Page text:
A small microwave oven-sized spacecraft is on its way to the Moon, setting the stage for a sustained human presence on the lunar surface. NASA launched its CAPSTONE satellite on Tuesday, in a unique mission to test out a highly elliptical orbit around the Moon as part of the agency’s Artemis program.
CAPSTONE launched on board Rocket Lab’s Electron rocket at 5:55 a.m. ET from the private company’s Launch Complex 1 in Mahia, New Zealand. The launch was originally scheduled for Monday but suffered a slight delay when Rocket Lab decided to run final systems checks before liftoff. “Today’s launch was an important step in humanity’s return to the Moon,” Rocket Lab founder and CEO Peter Beck, said in a statement. “While CAPSTONE’s journey to the Moon has only just begun, we’re proud to have safely delivered CAPSTONE to space.”
Short for Cislunar Autonomous Positioning System Technology Operations and Navigation Experiment, CAPSTONE is headed for a near rectilinear halo orbit (NRHO) around the Moon. Once in NRHO, the 55-pound (25 kilograms) cubesat will require one full week to complete a full orbit around the Moon, traveling from a distance of about 47,000 miles (76,000 km) from the lunar north pole and coming to within 2,100 miles (3,400 km) of the opposite pole during its closest approach.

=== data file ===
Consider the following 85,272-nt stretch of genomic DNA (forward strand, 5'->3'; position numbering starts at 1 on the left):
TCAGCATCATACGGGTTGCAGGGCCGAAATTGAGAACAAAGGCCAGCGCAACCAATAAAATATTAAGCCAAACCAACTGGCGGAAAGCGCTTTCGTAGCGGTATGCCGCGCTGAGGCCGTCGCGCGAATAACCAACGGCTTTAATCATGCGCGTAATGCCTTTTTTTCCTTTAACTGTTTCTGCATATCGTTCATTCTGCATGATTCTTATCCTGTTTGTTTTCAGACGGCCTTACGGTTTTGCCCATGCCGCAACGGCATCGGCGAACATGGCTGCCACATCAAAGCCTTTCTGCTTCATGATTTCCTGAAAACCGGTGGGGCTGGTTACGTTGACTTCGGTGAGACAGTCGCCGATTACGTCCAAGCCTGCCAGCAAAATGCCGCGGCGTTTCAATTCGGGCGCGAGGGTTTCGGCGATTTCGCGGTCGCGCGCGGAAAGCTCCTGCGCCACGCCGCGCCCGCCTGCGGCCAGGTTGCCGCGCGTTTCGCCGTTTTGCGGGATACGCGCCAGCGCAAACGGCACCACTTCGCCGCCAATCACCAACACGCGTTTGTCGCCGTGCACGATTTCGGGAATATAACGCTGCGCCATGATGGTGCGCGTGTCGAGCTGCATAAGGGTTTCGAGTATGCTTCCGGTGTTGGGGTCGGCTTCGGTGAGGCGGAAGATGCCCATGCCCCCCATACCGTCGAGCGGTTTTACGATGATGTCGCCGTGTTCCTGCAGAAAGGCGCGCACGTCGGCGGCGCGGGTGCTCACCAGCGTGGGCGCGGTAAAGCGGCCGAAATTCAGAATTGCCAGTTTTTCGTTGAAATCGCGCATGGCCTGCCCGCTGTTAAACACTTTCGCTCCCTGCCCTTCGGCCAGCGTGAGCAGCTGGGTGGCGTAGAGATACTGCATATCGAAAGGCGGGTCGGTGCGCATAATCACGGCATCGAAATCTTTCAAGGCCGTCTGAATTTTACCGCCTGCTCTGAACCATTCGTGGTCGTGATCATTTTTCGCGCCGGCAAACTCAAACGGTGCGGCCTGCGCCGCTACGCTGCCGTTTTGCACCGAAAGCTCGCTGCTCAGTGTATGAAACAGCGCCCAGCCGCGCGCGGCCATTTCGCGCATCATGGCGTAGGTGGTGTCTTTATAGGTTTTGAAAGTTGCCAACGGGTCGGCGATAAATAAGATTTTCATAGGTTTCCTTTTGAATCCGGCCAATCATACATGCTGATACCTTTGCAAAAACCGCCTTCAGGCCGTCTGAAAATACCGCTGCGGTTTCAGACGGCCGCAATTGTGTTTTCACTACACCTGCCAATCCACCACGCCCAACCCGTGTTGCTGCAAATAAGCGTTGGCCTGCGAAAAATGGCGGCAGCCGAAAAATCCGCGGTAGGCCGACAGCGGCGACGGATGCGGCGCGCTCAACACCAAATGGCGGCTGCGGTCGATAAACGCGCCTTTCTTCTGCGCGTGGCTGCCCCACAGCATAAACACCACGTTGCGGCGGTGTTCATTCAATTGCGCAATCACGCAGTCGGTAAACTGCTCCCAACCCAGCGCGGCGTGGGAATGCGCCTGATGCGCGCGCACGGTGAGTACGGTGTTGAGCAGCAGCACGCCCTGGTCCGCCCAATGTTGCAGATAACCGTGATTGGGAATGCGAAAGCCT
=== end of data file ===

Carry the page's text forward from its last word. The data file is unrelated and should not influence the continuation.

CAPSTONE is designed to test this unique orbit for NASA’s Lunar Gateway, which is expected to be built later this decade. As part of the Artemis program, Gateway will be a lunar space station for enabling longer duration missions to the Moon. Based on orbital models, NRHO should allow the Lunar Gateway to consume less fuel as it cruises its way around the Moon, the result of gravitational interactions between the Moon and Earth. The orbit would also allow the gateway to stay in contact with Earth at all times.
CAPSTONE is currently in a stable Earth orbit attached to Rocket Lab’s Photon Lunar spacecraft bus—a spacecraft designed to set the small satellite on its trajectory towards the Moon. Approximately a week from launch, CAPSTONE will separate from the Electron rocket’s upper stage and continue towards its lunar destination. The satellite will reach a distance of 963,000 miles (1.55 million kilometers) from Earth, which is more than three times the distance between Earth and the Moon, and then get pulled back towards the Earth-Moon system by the gravitational pull of the Sun. CAPSTONE will reach its intended orbit in about four months and then run tests in NRHO for another six months.